The Justice Department said President Trump can unilaterally commit the military whenever he claims vital U.S. interests are at stake, releasing a new legal briefing defending his decision to launch military strikes against Syria’s chemical weapons capability in April.
The Office of Legal Counsel, which serves as the government’s chief internal legal watchdog, said the strikes were well within historical precedents dating back to George Washington and Thomas Jefferson.
And the OLC lawyers seemed to signal ever-expanding categories where presidents will commit U.S. troops through their own powers, without first seeking approval from Congress.
“While the United States is not the world’s policeman, as its power has grown, the breadth of its regional interests has expanded and threats to national interests posed by foreign disorder have increased,” Steven A. Engel, assistant attorney general in the OLC, said in an official 22-page opinion laying out the justification for the April action.
Mr. Engel said Mr. Trump “could reasonably determine that Syria’s use of chemical weapons in the ongoing civil war threatens to undermine further peace and security of the Near East.” Mr. Trump also claimed a valid interest in heading off a humanitarian crisis, and in trying to constrain future proliferation of chemical weapons, the lawyer concluded.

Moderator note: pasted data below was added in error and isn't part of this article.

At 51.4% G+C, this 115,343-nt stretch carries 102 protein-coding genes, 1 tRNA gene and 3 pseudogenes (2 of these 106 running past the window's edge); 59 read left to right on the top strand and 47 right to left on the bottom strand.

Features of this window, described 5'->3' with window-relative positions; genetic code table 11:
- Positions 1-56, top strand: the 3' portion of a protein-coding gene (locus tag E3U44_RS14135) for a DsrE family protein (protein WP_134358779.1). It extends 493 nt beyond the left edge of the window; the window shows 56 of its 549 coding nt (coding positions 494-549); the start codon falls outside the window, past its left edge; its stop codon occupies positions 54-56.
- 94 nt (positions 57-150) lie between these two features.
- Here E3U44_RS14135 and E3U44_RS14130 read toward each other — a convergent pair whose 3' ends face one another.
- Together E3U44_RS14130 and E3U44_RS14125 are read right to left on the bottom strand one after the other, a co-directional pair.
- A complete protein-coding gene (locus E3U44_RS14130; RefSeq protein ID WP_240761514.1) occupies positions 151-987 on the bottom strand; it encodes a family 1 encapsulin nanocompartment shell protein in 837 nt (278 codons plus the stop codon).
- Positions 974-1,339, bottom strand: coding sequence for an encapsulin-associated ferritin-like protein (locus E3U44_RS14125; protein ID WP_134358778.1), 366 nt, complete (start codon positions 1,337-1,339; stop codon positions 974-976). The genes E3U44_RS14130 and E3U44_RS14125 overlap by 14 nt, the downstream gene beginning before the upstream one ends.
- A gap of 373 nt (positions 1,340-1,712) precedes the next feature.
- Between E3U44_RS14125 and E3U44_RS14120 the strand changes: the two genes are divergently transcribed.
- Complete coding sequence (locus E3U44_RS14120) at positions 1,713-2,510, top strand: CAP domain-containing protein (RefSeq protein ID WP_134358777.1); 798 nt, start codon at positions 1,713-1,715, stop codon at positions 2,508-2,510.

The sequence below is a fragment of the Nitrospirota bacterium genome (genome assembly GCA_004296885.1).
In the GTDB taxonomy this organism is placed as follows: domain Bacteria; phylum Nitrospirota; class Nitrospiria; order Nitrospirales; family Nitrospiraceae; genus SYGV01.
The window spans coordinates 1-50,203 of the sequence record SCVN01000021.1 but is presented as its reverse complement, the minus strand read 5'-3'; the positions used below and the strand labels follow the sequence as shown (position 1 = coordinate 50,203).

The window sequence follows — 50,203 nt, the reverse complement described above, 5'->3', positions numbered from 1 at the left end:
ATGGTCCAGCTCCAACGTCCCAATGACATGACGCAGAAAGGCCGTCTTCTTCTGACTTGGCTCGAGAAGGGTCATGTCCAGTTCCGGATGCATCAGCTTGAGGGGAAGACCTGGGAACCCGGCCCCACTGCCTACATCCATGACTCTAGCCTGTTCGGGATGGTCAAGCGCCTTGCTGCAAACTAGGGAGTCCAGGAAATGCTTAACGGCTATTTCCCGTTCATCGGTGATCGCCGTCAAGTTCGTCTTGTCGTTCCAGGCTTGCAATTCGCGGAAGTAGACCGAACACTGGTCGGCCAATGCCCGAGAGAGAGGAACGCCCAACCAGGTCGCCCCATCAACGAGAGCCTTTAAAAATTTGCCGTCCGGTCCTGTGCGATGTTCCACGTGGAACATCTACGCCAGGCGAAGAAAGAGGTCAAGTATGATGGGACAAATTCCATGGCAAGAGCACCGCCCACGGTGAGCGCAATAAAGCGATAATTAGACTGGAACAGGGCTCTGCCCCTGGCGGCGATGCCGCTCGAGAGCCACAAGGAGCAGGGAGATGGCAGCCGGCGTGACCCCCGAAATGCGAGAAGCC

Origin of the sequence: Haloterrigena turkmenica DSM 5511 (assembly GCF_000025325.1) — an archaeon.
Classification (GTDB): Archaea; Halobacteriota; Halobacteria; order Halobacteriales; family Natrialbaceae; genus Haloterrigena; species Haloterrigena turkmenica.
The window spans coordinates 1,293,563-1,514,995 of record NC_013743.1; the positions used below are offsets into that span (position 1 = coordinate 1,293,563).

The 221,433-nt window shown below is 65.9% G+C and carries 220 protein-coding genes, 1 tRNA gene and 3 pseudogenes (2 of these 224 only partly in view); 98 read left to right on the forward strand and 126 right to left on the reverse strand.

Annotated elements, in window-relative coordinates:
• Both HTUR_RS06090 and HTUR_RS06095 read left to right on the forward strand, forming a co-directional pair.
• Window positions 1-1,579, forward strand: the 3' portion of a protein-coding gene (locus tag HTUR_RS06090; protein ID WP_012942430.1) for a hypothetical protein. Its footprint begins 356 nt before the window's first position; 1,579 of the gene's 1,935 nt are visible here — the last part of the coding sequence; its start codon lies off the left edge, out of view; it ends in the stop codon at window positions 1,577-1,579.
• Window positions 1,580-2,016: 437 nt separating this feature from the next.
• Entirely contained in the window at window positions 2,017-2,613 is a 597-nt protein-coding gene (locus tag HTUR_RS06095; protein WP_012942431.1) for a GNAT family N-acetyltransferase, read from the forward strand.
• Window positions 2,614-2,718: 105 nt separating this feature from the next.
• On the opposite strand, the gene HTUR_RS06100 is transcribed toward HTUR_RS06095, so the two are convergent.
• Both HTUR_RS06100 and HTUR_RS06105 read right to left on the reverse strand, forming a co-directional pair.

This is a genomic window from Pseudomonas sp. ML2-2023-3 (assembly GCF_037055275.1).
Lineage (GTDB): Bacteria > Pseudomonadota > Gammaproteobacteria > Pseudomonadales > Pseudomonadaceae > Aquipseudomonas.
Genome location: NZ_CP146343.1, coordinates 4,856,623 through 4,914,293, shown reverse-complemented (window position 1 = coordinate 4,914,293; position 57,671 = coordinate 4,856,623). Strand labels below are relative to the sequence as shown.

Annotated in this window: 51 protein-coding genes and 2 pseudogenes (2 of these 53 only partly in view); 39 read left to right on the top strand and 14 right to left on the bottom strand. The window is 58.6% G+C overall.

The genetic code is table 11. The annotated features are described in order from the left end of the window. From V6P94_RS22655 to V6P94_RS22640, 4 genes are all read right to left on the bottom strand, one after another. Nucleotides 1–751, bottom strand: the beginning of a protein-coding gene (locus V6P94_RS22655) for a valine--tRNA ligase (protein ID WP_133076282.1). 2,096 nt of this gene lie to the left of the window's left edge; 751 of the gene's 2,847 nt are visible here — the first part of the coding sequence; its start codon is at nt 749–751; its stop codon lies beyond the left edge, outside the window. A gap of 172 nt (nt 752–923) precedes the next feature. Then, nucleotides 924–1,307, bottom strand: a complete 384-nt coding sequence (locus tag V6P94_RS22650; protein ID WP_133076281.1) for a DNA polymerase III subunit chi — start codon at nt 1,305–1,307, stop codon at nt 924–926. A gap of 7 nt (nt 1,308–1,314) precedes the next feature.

Initially the administration said it was acting under the 2001 Authorization for the Use of Military Force, approved by Congress to go after terrorists related to the Sept. 11, 2001, attacks. But the administration later said it was actually relying on Mr. Trump’s inherent powers under Article II of the Constitution, not on any grant of authority by Congress.
Lawmakers from both parties had questioned Mr. Trump’s claim of powers to conduct the strikes, worrying it continued to expand on the president’s ability to get the U.S. involved in hotspots without the checks and balances in the Constitution.
The Constitution grants the Congress the exclusive power to declare war, though it makes the president the commander of the armed forces.
Rep. Adam Schiff, the ranking Democrat on the House intelligence committee, said the new OLC memo would give presidents too much leeway.
“The administration’s assertion of its power to order the use of force in the absence of congressional authorization is broad enough to include almost any military action short of all-out war,” he said in a statement. “This sweeping claim of power is an invitation to endless and unrestricted conflict, and begs for a congressional response.”
He urged Congress to pass a new authorization for use of force that would narrow the 2001 grant, making clear Congress intends for the president to focus only on al Qaeda, the Taliban and the Islamic State.
The 2001 resolution has been used to justify U.S. action in countries stretching from the Philippines to Georgia to Yemen to Libya.